Thanks to TBS, Americans are treated to 24 hours of A Christmas Story every Christmas Day. But this year, Colorado Springs residents get something more than a 2D marathon of Ralphie, the leg lamp and his beloved Red Ryder BB Gun — we get the live experience.
Starting Thursday, the Colorado Springs Fine Arts Center Theatre Company will host a production of A Christmas Story. Written for the stage by Philip Grecian, it's loosely based on the 1983 classic holiday movie, which itself was based on the short stories of Jean Shepherd.
FAC producing artistic director Scott RC Levy hand-picked the play for this year's holiday show with new theater-goers in mind.
"We're not copying the movie," he says. "This is an interpretation of it. This is a modern holiday classic, and since people are so familiar with it, it provides an opportunity for people who don't usually come to the theater to get a whole new kind of experience."
Ralph vs. Ralphie
What makes the stage production unique is that the grown-up Ralph narrator is actually a physical part of the play. He not only explains scenes to the crowd, but also subtly interacts with the other characters. Portrayed by veteran FAC actor Jason Lythgoe, Ralph is the guiding light and guardian angel pushing young Ralphie in the right direction. Often Lythgoe acts as Ralphie's ego and id, bringing out the unique adolescent internal struggle, and world of make-believe, that most have forgotten.
"It's called a 'play' and if you don't play, it's boring," Lythgoe says. "We find those inner 9-year-olds inside of us reliving parts with Ralphie, but then throw in the 35-year-old commentary. It's [a] larger-than-life melodrama because that is where you have the real fun and just play, and that is something this performance is really good at — letting those fantasy scenes to come in."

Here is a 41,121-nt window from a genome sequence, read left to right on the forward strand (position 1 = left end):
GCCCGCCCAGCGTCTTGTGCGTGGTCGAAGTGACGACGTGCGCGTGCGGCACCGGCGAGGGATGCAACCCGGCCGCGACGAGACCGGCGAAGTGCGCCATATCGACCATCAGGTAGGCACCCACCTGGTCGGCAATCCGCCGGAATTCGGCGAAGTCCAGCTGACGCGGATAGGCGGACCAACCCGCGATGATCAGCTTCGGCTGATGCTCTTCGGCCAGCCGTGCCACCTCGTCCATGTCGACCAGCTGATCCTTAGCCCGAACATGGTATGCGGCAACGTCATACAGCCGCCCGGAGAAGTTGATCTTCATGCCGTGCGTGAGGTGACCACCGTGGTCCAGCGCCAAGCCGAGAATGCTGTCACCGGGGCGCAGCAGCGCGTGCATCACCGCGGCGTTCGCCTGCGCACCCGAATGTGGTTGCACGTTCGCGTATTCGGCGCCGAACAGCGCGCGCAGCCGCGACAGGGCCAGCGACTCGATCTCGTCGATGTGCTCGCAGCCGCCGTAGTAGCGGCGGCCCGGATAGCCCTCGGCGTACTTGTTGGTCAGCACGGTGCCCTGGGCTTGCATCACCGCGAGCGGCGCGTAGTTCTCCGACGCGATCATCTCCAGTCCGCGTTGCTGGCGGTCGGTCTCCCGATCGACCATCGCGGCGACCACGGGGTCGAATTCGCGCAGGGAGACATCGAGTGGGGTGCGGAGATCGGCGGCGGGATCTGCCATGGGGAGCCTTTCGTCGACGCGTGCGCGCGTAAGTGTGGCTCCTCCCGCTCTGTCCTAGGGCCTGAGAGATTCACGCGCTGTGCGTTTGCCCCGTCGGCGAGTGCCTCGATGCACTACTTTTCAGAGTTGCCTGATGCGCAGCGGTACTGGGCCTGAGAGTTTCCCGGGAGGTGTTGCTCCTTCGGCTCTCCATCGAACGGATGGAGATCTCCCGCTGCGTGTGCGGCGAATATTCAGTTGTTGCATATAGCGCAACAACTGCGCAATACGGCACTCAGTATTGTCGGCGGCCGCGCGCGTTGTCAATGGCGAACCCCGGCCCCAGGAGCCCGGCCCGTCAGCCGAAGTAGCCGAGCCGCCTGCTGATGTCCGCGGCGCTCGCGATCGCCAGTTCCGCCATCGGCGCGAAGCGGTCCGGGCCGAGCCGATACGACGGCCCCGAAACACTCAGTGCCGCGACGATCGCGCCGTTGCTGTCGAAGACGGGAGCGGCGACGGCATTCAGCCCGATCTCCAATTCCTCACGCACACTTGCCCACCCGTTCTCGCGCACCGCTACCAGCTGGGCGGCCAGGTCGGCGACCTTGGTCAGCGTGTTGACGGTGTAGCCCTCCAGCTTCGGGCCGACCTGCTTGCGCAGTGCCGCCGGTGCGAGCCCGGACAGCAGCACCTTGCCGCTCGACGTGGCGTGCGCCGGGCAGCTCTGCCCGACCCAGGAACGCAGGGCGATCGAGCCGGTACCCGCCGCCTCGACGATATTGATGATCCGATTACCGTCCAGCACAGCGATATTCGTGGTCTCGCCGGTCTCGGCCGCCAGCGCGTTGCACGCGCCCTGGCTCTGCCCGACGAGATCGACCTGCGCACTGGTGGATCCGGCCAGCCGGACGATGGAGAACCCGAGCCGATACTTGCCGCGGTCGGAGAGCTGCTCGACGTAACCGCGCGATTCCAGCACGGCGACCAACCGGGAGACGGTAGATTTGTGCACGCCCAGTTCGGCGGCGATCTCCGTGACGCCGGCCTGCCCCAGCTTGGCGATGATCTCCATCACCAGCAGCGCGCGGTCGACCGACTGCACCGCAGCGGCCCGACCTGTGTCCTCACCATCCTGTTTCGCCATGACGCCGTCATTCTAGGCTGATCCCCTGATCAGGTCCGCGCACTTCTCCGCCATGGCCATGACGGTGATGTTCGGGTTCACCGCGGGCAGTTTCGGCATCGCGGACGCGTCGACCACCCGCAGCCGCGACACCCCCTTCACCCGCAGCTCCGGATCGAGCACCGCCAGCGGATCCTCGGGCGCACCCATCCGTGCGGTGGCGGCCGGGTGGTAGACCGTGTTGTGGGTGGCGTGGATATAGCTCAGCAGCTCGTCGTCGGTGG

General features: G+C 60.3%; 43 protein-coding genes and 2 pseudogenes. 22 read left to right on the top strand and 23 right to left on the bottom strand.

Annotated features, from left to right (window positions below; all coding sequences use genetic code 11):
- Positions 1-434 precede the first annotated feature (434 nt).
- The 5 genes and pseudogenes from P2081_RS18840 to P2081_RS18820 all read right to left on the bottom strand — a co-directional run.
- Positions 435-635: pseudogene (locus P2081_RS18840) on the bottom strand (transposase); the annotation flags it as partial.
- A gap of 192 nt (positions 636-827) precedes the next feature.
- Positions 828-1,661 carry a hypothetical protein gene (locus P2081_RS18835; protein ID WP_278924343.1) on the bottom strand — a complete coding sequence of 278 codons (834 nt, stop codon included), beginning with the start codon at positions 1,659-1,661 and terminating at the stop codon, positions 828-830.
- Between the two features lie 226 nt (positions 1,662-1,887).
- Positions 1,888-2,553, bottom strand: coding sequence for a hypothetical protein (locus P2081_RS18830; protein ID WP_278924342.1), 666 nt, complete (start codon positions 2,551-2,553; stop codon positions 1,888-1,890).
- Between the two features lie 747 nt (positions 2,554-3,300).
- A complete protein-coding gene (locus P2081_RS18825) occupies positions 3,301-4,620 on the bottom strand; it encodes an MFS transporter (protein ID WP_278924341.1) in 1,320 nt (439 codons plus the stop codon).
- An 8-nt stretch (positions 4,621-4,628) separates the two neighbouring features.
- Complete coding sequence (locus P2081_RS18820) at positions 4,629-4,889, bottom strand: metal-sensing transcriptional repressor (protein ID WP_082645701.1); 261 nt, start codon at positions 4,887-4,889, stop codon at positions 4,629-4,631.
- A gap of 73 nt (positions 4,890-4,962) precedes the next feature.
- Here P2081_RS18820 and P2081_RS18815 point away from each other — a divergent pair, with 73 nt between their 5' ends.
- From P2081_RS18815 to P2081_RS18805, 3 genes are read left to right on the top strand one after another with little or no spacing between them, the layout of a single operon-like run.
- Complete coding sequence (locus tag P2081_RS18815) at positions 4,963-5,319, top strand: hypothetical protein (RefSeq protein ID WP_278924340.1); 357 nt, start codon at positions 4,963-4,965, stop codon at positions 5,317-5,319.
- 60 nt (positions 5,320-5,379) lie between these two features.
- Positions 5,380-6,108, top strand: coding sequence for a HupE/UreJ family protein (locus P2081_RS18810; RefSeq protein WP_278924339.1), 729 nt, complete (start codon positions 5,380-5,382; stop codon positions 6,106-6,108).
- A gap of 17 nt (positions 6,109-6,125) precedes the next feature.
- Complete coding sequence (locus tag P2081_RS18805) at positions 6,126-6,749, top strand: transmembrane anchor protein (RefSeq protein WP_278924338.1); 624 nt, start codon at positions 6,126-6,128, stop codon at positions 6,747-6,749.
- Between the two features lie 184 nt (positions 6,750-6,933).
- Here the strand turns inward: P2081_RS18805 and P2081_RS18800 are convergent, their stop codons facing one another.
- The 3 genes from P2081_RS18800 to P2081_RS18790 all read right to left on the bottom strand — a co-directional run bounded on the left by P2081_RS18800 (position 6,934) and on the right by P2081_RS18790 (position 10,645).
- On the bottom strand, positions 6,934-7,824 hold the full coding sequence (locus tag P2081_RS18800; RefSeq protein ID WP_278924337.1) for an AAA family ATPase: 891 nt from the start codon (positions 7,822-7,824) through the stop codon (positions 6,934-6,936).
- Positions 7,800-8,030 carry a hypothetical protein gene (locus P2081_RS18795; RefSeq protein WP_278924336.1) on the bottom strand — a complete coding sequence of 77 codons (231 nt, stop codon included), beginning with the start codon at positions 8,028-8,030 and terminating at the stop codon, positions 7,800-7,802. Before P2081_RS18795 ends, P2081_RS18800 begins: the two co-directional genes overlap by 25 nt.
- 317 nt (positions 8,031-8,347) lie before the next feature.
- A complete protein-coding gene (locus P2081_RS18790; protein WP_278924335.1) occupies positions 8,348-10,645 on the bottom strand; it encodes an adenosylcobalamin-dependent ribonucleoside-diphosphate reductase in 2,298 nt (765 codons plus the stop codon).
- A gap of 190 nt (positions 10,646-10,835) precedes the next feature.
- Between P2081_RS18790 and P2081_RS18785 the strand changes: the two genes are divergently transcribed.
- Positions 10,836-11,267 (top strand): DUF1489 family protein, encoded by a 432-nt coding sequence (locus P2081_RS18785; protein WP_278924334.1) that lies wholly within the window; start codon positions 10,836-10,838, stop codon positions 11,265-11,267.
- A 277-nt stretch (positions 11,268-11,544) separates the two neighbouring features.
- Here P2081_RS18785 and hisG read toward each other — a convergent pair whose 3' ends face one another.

Director Joye Levy says the beauty of this play is that it's a memory piece. It takes most of us back to memories not only of Christmas, but also to the joys of pure western Americana. She hopes that the audience gets to reflect on childhood and tell the funny stories of the time and the gifts they lived and died for.
"For those who actually grew up in the '30s, this is their life memory," she says. "For those of us who grew up in the '80s watching this with our families, this is our memory. And now the little kids who have never seen it will get to make those memories right there and here. It's painful and it's funny."
Screen to stage
The iconic scenes that audiences hold so dear are all in the play, but mixed with new scenes and extended takes to flesh out the importance of family and love in any situation. That's essentially the point: The cast and crew want audiences to walk away with the joy of a brief moment in time with their loved ones, the collective enjoyment of an exceptional work of theater.
"There is nothing quite like live theater," Lythgoe says, "whether it's a story you know or something totally new. Anything could happen at any time. You don't know the outcome. Seeing it done for you in front of your eyes, personally creating the magic, is so much more of an experience than sitting down grabbing a beer and watching a movie. It brings you into the world that you just don't get from listening to a voiceover. It gives it that personal connection."